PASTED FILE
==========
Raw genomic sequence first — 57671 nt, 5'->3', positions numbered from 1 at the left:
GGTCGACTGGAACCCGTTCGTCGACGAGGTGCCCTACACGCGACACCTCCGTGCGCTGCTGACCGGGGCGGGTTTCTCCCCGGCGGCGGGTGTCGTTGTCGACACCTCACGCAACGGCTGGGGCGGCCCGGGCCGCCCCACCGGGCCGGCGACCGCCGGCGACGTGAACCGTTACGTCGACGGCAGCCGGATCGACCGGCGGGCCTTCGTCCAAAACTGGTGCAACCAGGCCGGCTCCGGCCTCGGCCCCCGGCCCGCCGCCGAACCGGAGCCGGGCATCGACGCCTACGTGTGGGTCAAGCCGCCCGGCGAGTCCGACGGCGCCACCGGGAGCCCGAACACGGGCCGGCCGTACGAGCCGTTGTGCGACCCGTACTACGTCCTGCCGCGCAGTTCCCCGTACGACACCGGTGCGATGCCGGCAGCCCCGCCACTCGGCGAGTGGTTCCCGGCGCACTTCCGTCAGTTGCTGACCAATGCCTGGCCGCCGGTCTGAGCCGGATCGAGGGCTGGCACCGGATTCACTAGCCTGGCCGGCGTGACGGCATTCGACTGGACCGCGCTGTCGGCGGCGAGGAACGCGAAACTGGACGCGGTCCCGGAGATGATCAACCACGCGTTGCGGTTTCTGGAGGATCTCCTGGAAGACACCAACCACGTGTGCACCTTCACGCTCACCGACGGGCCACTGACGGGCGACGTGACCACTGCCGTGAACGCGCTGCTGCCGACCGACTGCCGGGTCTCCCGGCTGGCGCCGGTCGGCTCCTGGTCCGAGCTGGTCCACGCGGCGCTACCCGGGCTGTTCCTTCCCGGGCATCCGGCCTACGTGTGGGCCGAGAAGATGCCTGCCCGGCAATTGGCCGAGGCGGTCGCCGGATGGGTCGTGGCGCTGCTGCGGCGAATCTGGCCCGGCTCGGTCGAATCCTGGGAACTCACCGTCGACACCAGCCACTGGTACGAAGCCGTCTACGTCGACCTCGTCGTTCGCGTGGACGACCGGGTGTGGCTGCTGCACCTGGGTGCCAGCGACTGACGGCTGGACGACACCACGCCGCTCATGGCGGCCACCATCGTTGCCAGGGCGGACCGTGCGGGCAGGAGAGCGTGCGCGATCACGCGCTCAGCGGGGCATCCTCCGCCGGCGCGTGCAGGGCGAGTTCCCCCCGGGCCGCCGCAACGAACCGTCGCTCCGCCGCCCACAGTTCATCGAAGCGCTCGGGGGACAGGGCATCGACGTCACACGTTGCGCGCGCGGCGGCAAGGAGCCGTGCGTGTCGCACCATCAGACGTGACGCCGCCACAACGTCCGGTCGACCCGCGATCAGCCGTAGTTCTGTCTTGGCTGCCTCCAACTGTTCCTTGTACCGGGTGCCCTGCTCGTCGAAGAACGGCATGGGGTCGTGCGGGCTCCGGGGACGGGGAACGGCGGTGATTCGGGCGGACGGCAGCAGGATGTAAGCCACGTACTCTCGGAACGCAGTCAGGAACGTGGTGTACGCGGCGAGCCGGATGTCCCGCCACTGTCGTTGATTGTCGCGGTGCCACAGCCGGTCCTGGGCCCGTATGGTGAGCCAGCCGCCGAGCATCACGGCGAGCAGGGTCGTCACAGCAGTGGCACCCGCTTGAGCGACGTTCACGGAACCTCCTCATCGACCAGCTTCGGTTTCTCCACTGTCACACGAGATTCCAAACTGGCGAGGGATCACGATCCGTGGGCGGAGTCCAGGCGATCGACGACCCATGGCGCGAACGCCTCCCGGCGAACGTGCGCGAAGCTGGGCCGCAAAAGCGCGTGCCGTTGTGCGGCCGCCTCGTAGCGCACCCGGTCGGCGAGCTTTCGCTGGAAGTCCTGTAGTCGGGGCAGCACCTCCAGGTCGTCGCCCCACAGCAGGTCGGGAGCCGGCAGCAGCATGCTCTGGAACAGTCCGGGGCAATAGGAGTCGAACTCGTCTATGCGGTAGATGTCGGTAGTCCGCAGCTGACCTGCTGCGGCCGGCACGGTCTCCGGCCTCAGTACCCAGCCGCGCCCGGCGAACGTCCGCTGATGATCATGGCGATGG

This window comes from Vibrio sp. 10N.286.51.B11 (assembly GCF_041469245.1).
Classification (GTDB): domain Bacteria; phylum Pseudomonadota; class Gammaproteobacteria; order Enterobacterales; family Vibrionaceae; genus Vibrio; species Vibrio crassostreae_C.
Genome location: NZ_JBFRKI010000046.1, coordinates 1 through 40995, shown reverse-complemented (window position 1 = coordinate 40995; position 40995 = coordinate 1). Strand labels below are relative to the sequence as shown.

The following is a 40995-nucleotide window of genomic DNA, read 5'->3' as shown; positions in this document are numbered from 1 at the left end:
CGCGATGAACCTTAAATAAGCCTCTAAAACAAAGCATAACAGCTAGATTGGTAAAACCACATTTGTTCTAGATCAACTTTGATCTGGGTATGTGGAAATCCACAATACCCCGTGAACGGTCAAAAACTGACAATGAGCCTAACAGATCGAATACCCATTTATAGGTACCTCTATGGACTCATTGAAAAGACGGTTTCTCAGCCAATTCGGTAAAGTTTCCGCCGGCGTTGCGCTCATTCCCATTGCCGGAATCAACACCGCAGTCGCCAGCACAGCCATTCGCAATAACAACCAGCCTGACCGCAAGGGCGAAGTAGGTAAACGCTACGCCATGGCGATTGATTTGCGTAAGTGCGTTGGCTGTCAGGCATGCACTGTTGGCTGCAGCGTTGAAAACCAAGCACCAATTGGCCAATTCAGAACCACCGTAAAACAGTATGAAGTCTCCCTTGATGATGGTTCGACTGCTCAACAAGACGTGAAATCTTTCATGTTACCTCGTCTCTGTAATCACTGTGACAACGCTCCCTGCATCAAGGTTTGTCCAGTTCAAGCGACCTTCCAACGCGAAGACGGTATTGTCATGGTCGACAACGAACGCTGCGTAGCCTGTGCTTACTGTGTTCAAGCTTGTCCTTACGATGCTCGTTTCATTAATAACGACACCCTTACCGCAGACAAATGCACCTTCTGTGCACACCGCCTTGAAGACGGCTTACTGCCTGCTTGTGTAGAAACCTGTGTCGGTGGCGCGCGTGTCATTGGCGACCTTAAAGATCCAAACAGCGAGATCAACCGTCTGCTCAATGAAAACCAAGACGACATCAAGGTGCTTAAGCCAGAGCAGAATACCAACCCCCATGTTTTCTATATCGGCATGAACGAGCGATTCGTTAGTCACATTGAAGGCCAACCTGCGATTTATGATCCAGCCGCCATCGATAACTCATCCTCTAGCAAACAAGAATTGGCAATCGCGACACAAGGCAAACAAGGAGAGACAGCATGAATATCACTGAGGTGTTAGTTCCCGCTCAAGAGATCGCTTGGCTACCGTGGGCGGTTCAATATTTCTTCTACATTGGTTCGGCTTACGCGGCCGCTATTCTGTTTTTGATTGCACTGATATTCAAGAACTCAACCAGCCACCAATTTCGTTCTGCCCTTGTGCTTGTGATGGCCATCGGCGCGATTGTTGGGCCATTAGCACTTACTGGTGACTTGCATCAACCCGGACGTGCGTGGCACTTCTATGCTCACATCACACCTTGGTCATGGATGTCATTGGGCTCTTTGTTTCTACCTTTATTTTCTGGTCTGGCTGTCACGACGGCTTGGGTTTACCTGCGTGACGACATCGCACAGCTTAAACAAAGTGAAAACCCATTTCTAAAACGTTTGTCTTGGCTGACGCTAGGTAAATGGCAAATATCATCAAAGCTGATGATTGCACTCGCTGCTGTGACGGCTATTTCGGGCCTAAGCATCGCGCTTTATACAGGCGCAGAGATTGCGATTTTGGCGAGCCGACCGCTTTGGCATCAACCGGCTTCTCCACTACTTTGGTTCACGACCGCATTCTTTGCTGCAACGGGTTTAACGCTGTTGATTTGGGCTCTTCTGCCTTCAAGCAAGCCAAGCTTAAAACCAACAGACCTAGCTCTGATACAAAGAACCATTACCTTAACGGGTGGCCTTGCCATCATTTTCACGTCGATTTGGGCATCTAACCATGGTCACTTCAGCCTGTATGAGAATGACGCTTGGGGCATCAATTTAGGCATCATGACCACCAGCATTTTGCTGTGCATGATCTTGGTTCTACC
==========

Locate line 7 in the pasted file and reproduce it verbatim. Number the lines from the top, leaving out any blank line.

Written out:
CGCGATGAACCTTAAATAAGCCTCTAAAACAAAGCATAACAGCTAGATTGGTAAAACCACATTTGTTCTAGATCAACTTTGATCTGGGTATGTGGAAATCCACAATACCCCGTGAACGGTCAAAAACTGACAATGAGCCTAACAGATCGAATACCCATTTATAGGTACCTCTATGGACTCATTGAAAAGACGGTTTCTCAGCCAATTCGGTAAAGTTTCCGCCGGCGTTGCGCTCATTCCCATTGCCGGAATCAACACCGCAGTCGCCAGCACAGCCATTCGCAATAACAACCAGCCTGACCGCAAGGGCGAAGTAGGTAAACGCTACGCCATGGCGATTGATTTGCGTAAGTGCGTTGGCTGTCAGGCATGCACTGTTGGCTGCAGCGTTGAAAACCAAGCACCAATTGGCCAATTCAGAACCACCGTAAAACAGTATGAAGTCTCCCTTGATGATGGTTCGACTGCTCAACAAGACGTGAAATCTTTCATGTTACCTCGTCTCTGTAATCACTGTGACAACGCTCCCTGCATCAAGGTTTGTCCAGTTCAAGCGACCTTCCAACGCGAAGACGGTATTGTCATGGTCGACAACGAACGCTGCGTAGCCTGTGCTTACTGTGTTCAAGCTTGTCCTTACGATGCTCGTTTCATTAATAACGACACCCTTACCGCAGACAAATGCACCTTCTGTGCACACCGCCTTGAAGACGGCTTACTGCCTGCTTGTGTAGAAACCTGTGTCGGTGGCGCGCGTGTCATTGGCGACCTTAAAGATCCAAACAGCGAGATCAACCGTCTGCTCAATGAAAACCAAGACGACATCAAGGTGCTTAAGCCAGAGCAGAATACCAACCCCCATGTTTTCTATATCGGCATGAACGAGCGATTCGTTAGTCACATTGAAGGCCAACCTGCGATTTATGATCCAGCCGCCATCGATAACTCATCCTCTAGCAAACAAGAATTGGCAATCGCGACACAAGGCAAACAAGGAGAGACAGCATGAATATCACTGAGGTGTTAGTTCCCGCTCAAGAGATCGCTTGGCTACCGTGGGCGGTTCAATATTTCTTCTACATTGGTTCGGCTTACGCGGCCGCTATTCTGTTTTTGATTGCACTGATATTCAAGAACTCAACCAGCCACCAATTTCGTTCTGCCCTTGTGCTTGTGATGGCCATCGGCGCGATTGTTGGGCCATTAGCACTTACTGGTGACTTGCATCAACCCGGACGTGCGTGGCACTTCTATGCTCACATCACACCTTGGTCATGGATGTCATTGGGCTCTTTGTTTCTACCTTTATTTTCTGGTCTGGCTGTCACGACGGCTTGGGTTTACCTGCGTGACGACATCGCACAGCTTAAACAAAGTGAAAACCCATTTCTAAAACGTTTGTCTTGGCTGACGCTAGGTAAATGGCAAATATCATCAAAGCTGATGATTGCACTCGCTGCTGTGACGGCTATTTCGGGCCTAAGCATCGCGCTTTATACAGGCGCAGAGATTGCGATTTTGGCGAGCCGACCGCTTTGGCATCAACCGGCTTCTCCACTACTTTGGTTCACGACCGCATTCTTTGCTGCAACGGGTTTAACGCTGTTGATTTGGGCTCTTCTGCCTTCAAGCAAGCCAAGCTTAAAACCAACAGACCTAGCTCTGATACAAAGAACCATTACCTTAACGGGTGGCCTTGCCATCATTTTCACGTCGATTTGGGCATCTAACCATGGTCACTTCAGCCTGTATGAGAATGACGCTTGGGGCATCAATTTAGGCATCATGACCACCAGCATTTTGCTGTGCATGATCTTGGTTCTACC